Naturally, a revolution must take place. The teens use the styling of poet Ezra Pound to create their own Cantos, a self-published poem ridiculing the show and admonishing the student body to regain their artistic pride and prestige. The plan encounters some hitches, friendships are betrayed, and Ethan must step out of Luke’s shadow and find his voice in the “uprising.”

At first, it took me a few pages to get used to the rapid-fire inner monologue of Ethan’s introductions. I soon found the rhythm and became quickly enamored with each character. Author Kate Hattemer did a fantastic job of maintaining their individual voices and personalities, and I seriously fell in love with little Baconnaise, the gerbil. While reading Vigilante Poets, I felt as though I was a co-conspirator in writing the Contracantos– that the reader is a part of the subversive movement against the reality TV show. Overall, choosing one winner was genuinely difficult!

Verdict: Both of these novels discuss the struggle to discover your identity in an often chaotic, unpredictable world. Sometimes it is tragedy and loss that forces us to search ourselves, other times it is the need for truth in the midst of change. Both of these books have the potential to serve as a mirror for the lives of teens, and each author creates characters that are wildly memorable and unique. I have to go with my initial reaction on this one and choose I’ll Give You the Sun as the winner. My only complaint was that its near-perfect ending was anything short of miraculous. However, the journey was so beautiful and intense that I feel compelled to choose this novel. Jandy Nelson weaves art- its creation, its power, and its impact on our identity- as the central theme and uses it to create, break and restore her characters. Their journey from adolescence into young adults shows the importance of discovering yourself and confronting your demons, so to speak. Finally, I’ll Give You the Sun reminds us that real life is full of magic.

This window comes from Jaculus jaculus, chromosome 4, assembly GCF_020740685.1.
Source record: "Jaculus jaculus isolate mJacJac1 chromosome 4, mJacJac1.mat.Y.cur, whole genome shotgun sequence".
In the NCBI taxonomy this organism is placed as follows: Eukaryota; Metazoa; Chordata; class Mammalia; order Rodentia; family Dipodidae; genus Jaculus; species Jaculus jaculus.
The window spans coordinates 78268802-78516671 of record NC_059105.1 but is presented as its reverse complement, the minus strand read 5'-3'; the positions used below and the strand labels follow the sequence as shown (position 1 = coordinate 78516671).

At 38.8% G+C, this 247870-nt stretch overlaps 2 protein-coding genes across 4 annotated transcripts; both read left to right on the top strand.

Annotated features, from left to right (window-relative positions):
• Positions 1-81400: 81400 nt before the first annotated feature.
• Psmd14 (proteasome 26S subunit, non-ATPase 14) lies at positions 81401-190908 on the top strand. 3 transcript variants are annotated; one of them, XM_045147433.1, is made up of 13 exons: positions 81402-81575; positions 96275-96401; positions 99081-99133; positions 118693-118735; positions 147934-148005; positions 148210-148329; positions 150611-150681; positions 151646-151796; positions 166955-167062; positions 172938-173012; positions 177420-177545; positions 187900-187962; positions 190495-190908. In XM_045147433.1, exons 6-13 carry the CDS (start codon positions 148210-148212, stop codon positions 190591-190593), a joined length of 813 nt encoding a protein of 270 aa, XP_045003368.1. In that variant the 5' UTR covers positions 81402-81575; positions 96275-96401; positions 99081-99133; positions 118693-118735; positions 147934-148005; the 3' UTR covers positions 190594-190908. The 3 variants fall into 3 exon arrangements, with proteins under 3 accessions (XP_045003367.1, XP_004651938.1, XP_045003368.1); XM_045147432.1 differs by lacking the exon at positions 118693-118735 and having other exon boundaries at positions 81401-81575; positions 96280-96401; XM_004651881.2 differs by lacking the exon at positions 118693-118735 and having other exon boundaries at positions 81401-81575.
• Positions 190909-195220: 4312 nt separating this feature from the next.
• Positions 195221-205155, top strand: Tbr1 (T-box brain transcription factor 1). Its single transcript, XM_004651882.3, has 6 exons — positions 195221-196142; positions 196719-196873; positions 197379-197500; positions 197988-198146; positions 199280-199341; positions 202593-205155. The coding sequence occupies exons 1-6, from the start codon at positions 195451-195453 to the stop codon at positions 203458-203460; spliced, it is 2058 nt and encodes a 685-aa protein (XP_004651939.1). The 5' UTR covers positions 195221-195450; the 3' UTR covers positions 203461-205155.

Winner: I’ll Give You the Sun by Jandy Nelson

 
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Posted by on February 13, 2015 in Book Review, Tournament of Books

 

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Round one: Noggin vs. Egg & Spoon

Noggin by John Corey Whaley is a contemporary science fiction novel about Travis Ray Coates, who WAS dying of cancer. At age 16, Travis knows that his cancer is terminal. He doesn’t have much time, but when he is approached by Dr. Lloyd Saranson of the Saranson Center for Life Preservation, he is given an option. He can have his head cryogenically frozen until a time that it can be attached to a donor body. No one is sure it will work, until 5 years later, when Travis is “reanimated”. Travis is now a healthy 16 year old, but his friends and family have progressed through their 5 years. Nothing has changed for Travis, so he now has to figure out how to blend his 16 year old person into a world where everyone else has changed.Egg and Spoon

Noggin is a quirky take on life and relationships. It was a very readable book, but had a few issues. Although teens may be able to relate to the relationship woes in the novel, the main character Travis is a bit overly obsessive when it comes to Cate. The characters evolve in most ways and there are both funny and touching moments